Endings are hard. I doubt that is a controversial statement, or it shouldn’t be, at least. They are more so the longer a creative work goes on for. With each passing minute, hour, episode, season, there are more expectations, more theories, more concepts, more characters, and basically more and more ways to let down the fans, cast, characters, and overall story. Anyone watching movies and television can easily recount a film or series that ended up with a disappointing, at best, or utterly product destroying, at worst, finale. Hell, just reading the previous sentence probably brought one up to mind like some sort of PTSD induced flashback.
Recently, a series I watched, mostly for the spectacular cast (most of them anyways because several series regulars throughout the years were also utter shit in terms of basic acting), ended on a rather pathetic note. In this series’ case, it was obvious what went wrong when one of the producers admitted in an interview that the writers didn’t bother to make or follow an outline for the last two seasons of the show. Yup, a writers room didn’t bother to make an outline to follow to make sure the show held some semblance of plot consistency from episode to episode. I am sure you can imagine how well that went. And while it is pretty apparent and simple to guess what went wrong with this show’s particular ending, it still made me question why endings are so difficult for so many media productions.
Obviously, it is hard to make an ending that will completely satisfy everyone, but that doesn’t give excuse to just not even bother trying. I mean, the ability to write a conclusion that will satisfy every potential audience and one that honors the narrative and characters that have been created are not diametrically opposed. I would have loved to see more Breaking Bad and Walter White getting up to his criminal shenanigans. However, no reasonable person can claim that the ending for that series was not earned or did justice to its narrative and characters. Similarly, Justice League Unlimited even with its more open ending managed a satisfying ending to its story and had decades of history and fans to contend with.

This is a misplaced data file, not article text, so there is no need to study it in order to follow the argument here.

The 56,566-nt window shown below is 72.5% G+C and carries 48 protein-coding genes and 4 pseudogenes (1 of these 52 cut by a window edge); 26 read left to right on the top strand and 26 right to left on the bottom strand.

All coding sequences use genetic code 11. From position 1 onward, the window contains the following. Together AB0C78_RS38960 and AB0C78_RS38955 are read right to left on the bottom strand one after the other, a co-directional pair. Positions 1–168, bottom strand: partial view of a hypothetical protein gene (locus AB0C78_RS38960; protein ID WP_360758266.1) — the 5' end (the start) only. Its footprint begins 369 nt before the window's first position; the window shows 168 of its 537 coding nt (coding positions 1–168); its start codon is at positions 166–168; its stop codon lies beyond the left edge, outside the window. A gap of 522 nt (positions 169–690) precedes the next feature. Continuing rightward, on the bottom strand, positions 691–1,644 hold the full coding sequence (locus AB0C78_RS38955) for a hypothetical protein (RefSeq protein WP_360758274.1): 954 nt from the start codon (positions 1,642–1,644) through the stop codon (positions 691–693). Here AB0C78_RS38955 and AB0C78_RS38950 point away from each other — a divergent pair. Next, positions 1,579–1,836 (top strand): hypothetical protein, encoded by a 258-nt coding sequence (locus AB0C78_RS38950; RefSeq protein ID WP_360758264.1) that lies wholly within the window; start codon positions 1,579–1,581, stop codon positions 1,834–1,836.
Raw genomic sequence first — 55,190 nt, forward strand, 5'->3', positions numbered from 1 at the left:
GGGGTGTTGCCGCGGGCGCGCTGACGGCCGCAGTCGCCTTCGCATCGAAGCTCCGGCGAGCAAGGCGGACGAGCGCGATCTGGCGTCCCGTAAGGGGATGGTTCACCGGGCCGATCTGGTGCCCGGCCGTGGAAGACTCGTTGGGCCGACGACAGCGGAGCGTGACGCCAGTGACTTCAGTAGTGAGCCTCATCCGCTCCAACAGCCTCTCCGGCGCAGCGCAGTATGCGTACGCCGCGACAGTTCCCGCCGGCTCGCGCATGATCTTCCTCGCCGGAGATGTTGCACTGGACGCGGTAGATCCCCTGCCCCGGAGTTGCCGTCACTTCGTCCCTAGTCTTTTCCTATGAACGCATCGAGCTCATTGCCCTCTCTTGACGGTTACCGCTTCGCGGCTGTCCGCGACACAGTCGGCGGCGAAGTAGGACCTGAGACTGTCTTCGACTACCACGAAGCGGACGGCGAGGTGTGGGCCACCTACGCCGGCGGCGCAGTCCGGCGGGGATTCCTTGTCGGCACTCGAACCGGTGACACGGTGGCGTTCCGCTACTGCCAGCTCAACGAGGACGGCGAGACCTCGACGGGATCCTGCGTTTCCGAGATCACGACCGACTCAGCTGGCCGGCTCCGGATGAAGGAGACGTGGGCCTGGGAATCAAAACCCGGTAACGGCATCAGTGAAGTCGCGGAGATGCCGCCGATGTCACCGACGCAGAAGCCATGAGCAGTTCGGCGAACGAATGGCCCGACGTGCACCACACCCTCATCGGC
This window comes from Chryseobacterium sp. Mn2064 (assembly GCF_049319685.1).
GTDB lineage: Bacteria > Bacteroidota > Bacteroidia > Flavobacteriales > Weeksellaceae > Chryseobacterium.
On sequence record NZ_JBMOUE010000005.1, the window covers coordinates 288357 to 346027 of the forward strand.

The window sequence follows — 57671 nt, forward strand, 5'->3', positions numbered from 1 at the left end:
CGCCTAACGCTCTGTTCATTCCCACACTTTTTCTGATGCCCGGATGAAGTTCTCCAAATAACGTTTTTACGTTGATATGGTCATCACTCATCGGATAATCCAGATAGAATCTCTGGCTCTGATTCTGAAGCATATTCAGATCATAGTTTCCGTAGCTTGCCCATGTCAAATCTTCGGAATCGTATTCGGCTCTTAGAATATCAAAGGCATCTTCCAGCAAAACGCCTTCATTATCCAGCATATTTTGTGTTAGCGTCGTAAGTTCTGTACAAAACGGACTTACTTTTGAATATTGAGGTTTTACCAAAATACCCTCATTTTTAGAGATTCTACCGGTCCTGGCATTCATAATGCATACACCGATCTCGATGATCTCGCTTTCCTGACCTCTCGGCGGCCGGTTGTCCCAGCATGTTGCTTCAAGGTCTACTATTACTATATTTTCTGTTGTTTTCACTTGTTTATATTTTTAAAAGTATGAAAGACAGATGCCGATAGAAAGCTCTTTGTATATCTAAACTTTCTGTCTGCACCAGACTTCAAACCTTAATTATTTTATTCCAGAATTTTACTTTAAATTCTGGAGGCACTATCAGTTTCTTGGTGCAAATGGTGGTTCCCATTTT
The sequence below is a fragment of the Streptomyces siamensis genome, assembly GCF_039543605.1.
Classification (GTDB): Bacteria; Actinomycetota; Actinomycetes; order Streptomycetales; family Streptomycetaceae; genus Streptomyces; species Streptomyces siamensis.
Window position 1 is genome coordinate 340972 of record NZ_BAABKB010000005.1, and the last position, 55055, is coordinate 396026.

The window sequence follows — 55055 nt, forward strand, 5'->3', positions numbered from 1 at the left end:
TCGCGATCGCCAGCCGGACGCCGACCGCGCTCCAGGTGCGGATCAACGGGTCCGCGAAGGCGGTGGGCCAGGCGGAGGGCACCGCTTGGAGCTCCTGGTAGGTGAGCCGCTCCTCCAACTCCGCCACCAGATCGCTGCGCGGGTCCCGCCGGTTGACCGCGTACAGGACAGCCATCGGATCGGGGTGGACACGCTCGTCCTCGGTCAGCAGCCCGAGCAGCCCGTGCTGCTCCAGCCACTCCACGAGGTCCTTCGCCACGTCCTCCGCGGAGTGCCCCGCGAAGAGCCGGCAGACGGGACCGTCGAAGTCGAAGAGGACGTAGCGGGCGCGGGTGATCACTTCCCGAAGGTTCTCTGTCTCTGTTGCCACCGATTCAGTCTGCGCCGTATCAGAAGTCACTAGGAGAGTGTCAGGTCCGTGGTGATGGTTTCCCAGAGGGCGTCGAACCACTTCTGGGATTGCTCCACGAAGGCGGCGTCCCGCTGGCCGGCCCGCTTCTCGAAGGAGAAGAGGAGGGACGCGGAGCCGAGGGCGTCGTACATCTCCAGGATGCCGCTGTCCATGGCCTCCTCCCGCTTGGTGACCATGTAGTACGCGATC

And yes, these two examples were in different mediums with, most likely, different audiences and expectations, but that is the point. Satisfying conclusions are possible even with diverging resources. What really seems to be the deciding factor is not the medium, or money, or intent, but having talent, on all levels of production, that actually care about what they are doing beyond cashing a check or trying to move up on the career hierarchy.
But maybe I am wrong and being too judgmental and hard on the people behind the scenes. So, what do you think? Are truly satisfying endings too elusive? Or are they a by product of lack of care or concern from some?